PA 13-119—sHB 6473

Energy and Technology Committee

Finance, Revenue and Bonding Committee

Judiciary Committee


SUMMARY: This act makes several unrelated changes in the energy statutes. Among other things, it requires electric suppliers to notify residential customers of rate changes 30 to 60 days before their fixed rate term expires. It also establishes disclosure requirements for suppliers offering power generated from renewable energy sources.

The act transfers several regulatory powers from the Department of Energy and Environmental Protection (DEEP) to the Public Utilities Regulatory Authority (PURA), which is within DEEP. It also makes administrative changes to the process by which PURA reviews gas and electric company charges and credits made under the adjustment clauses for purchased gas, energy, and transmission rates.

By law, a utility company and its contractors cannot threaten or retaliate against an employee who reported the company's malfeasance or illegal activities. Employees who feel they are being retaliated against can file a complaint with PURA. Starting July 1, 2013, the act extends the deadline for PURA to issue a preliminary finding on the complaint from 30 to 90 days. It also expands PURA's enforcement powers to include ordering the company to pay the employee back pay or attorney's fees. Existing law, unchanged by the act, allows PURA to issue orders and impose civil penalties.

The act allows PURA to hold more than one hearing on a utility company's proposed rate amendment. The law requires the companies to notify their customers of a proposed rate amendment by mail at least one week before a public hearing on the amendment. The act limits how early the notice can be issued to no earlier than six weeks before the first public hearing. It also requires the notice to include (1) the date, time, and location of any scheduled hearing and (2) a statement that customers can appear at the hearing or provide written comments on the proposal to PURA.

The act also makes several minor, technical, and conforming changes.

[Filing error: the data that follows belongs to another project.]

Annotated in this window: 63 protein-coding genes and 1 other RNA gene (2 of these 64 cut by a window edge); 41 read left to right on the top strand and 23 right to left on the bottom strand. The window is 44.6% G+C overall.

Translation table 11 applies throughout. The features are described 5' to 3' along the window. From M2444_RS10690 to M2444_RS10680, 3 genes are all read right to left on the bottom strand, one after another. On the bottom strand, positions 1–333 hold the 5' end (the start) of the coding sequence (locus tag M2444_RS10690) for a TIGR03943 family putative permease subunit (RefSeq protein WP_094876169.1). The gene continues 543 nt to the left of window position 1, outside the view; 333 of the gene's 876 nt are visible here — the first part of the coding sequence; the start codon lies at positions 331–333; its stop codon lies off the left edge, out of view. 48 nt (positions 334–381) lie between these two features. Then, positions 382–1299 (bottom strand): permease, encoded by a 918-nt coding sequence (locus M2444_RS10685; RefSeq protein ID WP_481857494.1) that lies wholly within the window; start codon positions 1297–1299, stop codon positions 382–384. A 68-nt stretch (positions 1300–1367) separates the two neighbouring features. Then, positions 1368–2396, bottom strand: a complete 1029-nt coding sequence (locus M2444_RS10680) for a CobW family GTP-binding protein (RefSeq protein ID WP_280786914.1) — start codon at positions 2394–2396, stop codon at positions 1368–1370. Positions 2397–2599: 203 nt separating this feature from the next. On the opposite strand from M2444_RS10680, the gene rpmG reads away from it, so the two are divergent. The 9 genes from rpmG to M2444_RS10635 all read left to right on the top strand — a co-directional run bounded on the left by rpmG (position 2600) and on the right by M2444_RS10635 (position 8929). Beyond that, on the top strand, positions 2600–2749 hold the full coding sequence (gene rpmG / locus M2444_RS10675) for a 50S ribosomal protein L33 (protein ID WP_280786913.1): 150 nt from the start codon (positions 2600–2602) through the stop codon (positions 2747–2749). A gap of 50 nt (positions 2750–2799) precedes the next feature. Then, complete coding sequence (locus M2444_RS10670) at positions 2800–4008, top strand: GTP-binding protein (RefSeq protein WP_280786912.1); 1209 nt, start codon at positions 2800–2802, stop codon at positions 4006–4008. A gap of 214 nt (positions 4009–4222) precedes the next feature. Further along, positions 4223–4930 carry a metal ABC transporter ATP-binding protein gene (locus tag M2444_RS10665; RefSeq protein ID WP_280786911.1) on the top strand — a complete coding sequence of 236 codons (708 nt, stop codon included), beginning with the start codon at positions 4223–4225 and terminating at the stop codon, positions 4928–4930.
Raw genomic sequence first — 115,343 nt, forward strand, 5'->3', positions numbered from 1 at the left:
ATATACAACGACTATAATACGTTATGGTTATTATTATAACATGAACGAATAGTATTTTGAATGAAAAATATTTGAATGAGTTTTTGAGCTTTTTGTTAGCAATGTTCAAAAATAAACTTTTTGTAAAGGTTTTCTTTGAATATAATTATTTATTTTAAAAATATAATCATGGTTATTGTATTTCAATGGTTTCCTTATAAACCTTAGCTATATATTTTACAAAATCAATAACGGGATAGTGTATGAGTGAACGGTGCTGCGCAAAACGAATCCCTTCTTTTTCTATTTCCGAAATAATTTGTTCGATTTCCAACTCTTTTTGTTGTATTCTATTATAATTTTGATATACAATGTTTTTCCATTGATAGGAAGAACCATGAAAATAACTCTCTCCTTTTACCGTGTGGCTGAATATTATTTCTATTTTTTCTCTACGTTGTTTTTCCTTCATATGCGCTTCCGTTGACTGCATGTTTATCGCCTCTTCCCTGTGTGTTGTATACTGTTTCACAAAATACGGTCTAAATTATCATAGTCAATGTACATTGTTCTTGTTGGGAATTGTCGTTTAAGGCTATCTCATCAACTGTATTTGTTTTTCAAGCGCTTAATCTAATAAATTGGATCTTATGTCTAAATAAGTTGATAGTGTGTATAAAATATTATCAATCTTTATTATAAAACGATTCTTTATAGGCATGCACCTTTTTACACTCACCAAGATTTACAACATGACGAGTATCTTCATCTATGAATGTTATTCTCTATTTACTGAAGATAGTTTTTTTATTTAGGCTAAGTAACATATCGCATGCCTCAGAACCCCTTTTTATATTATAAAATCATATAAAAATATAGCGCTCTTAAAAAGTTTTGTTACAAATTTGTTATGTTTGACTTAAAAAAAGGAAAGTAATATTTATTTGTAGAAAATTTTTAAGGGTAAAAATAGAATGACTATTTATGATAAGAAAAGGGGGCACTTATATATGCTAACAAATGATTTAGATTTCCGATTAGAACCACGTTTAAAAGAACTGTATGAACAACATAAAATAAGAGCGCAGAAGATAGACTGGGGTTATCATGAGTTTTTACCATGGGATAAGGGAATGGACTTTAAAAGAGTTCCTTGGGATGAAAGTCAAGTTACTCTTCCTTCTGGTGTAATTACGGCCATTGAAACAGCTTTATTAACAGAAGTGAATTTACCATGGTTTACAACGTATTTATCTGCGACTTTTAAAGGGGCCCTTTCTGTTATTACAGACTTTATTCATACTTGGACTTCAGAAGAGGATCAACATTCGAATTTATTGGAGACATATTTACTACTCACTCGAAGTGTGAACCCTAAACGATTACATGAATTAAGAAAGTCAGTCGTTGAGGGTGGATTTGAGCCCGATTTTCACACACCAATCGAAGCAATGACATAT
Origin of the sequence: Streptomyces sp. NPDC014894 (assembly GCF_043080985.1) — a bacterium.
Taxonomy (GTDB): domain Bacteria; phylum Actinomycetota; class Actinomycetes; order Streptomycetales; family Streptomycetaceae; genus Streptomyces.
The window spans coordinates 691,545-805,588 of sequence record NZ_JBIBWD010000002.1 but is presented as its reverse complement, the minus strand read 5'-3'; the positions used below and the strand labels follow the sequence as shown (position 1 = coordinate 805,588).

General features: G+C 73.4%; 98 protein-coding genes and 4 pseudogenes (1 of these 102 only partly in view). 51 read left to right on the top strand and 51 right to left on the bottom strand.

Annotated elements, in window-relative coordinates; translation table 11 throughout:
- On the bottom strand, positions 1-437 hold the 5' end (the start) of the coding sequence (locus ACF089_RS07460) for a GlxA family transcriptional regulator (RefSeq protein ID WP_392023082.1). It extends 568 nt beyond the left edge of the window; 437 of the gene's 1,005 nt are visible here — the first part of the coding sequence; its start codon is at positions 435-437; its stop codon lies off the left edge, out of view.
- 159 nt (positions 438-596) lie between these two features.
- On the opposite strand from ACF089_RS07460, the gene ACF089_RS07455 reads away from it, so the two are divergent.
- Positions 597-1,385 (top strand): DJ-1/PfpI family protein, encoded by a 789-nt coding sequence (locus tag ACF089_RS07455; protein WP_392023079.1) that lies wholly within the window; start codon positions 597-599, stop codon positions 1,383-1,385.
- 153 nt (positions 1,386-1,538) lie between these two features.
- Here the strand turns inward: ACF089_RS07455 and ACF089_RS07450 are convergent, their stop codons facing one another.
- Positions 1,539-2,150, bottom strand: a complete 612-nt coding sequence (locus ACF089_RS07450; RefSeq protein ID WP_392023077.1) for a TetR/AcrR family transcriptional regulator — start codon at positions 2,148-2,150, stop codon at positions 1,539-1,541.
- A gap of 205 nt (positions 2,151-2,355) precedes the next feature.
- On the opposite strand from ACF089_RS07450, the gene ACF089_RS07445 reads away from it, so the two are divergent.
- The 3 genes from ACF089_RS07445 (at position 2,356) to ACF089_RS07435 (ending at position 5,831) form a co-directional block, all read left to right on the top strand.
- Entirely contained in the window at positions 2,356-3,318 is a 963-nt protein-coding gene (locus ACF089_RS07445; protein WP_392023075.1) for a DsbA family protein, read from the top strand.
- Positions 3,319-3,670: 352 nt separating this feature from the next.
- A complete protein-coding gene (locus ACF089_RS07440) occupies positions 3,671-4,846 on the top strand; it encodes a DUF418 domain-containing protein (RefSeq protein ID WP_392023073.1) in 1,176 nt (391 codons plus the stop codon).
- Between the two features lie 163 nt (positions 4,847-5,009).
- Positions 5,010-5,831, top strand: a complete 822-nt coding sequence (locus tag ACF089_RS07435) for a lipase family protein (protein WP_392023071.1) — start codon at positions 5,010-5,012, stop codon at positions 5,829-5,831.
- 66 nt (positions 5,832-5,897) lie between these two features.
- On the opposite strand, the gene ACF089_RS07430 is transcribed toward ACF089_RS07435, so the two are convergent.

EFFECTIVE DATE: October 1, 2013, except for the provisions regarding (1) whistleblower protection, which are effective July 1, 2013, and (2) changes to PURA's regulatory power over (a) electric supplier defaults and billing, (b) electric company reliability reports, and (c) management audits and consultants, all of which are effective upon passage.


Rate Disclosure

The act requires an electric supplier to provide its residential customers with written notification of any changes to the customer's electric generation rate 30 to 60 days before the customer's fixed price term expires.

Starting January 1, 2014, when electric suppliers, aggregators, or their agents advertise or disclose electricity prices, the act requires them to indicate the advertised price's expiration terms in at least a 10-point font size in a conspicuous part of the ad or disclosure.

Renewable Energy Disclosure

The law's renewable portfolio standard (RPS) requires electric suppliers to obtain a certain portion of their power from Class I (e. g. , solar or wind), Class II (e. g. , certain biomass or trash-to-energy), and Class III (e. g. , certain cogeneration or energy conservation) energy sources. Existing law limits electric suppliers' renewable energy advertising to their renewable energy that exceeds the Class I and Class II RPS requirements. The act expands this advertising limit to include the Class III RPS requirement.